The Curiosity rover captured an entire day on the Red Planet from one angle for the first time.

A few weeks ago, NASA's robotic explorers on Mars were given some time to rest while the agency waited out Mars' conjunction with the Sun, a natural phenomenon that could interfere with their communications.

Leading up to the pause, the Curiosity rover stood still, but its hazard avoidance cameras (Hazcams) continued to operate.. For the first time, the Curiosity rover recorded the passage of a Martian day in 12 hours from its stationary position, recording its own moving shadow on the landscape. The images were stored until the connection ended on November 25th.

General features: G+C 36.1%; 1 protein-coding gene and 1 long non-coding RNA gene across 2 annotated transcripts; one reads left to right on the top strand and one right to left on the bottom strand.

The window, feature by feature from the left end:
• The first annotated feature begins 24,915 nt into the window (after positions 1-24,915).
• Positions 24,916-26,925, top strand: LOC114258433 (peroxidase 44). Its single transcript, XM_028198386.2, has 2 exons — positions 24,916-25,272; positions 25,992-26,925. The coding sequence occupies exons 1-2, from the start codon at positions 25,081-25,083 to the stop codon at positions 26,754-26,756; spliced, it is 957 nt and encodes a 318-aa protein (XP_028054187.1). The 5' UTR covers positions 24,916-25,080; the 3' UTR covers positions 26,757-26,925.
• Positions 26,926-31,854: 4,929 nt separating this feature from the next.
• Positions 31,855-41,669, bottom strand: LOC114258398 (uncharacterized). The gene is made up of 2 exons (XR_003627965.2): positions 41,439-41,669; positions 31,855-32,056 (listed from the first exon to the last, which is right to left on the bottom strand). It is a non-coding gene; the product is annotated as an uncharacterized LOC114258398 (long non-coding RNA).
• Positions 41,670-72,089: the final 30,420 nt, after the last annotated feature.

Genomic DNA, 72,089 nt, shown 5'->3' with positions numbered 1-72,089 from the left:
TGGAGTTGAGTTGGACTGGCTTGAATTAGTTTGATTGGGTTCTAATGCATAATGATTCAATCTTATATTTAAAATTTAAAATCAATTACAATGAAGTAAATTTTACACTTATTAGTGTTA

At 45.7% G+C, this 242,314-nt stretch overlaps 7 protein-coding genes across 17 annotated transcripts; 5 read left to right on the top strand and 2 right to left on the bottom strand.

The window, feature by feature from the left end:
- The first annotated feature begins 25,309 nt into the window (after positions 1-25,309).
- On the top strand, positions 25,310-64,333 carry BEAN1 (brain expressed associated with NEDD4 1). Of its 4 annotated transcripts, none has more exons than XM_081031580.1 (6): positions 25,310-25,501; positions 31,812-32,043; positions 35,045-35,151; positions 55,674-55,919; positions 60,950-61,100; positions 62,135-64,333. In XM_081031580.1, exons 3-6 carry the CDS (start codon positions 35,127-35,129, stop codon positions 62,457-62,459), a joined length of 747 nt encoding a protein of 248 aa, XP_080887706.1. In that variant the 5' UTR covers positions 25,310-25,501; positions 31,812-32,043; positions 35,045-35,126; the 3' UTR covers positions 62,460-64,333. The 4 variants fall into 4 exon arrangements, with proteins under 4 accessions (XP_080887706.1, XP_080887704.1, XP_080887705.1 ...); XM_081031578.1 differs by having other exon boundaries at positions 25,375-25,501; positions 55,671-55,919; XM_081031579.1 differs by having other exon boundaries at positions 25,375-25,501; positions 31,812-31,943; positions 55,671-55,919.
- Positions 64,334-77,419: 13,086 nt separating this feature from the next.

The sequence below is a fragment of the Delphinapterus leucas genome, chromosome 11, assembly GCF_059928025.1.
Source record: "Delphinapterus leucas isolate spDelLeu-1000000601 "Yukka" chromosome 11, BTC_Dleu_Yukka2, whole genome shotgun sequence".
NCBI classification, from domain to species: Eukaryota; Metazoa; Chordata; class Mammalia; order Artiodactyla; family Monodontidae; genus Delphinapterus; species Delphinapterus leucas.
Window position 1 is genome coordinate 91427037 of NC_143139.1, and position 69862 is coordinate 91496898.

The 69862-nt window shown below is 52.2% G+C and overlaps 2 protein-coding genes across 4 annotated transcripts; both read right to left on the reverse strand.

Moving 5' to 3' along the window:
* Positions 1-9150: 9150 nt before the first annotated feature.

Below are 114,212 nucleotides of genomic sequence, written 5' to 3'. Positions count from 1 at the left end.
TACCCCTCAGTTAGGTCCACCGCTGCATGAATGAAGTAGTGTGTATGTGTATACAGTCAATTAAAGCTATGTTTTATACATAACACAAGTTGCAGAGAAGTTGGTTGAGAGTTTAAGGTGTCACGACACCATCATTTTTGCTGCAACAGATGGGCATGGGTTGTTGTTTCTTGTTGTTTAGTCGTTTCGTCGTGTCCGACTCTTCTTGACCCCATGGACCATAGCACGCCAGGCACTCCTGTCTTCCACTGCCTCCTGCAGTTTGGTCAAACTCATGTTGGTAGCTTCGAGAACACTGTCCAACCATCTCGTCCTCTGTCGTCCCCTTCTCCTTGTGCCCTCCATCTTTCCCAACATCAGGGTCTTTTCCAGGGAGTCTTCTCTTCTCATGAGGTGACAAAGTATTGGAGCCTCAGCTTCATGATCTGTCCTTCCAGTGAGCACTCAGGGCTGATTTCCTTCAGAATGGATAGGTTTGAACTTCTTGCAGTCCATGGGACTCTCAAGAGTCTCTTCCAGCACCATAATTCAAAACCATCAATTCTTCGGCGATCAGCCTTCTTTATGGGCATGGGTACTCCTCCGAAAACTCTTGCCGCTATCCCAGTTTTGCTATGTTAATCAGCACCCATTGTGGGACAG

According to NASA, Curiosity received instructions to record 12-hour sequences several days before the connection began in mid-November.. The idea was to see if it could pick up any weather patterns that might occur. That ultimately didn't happen, but the images Curiosity captured on November 8th were still interesting.. These have been combined into two videos showing the view from the front and rear Hazcam cameras.

Curiosity Hazcams are typically used to help the operator avoid terrain that could be dangerous for the rover.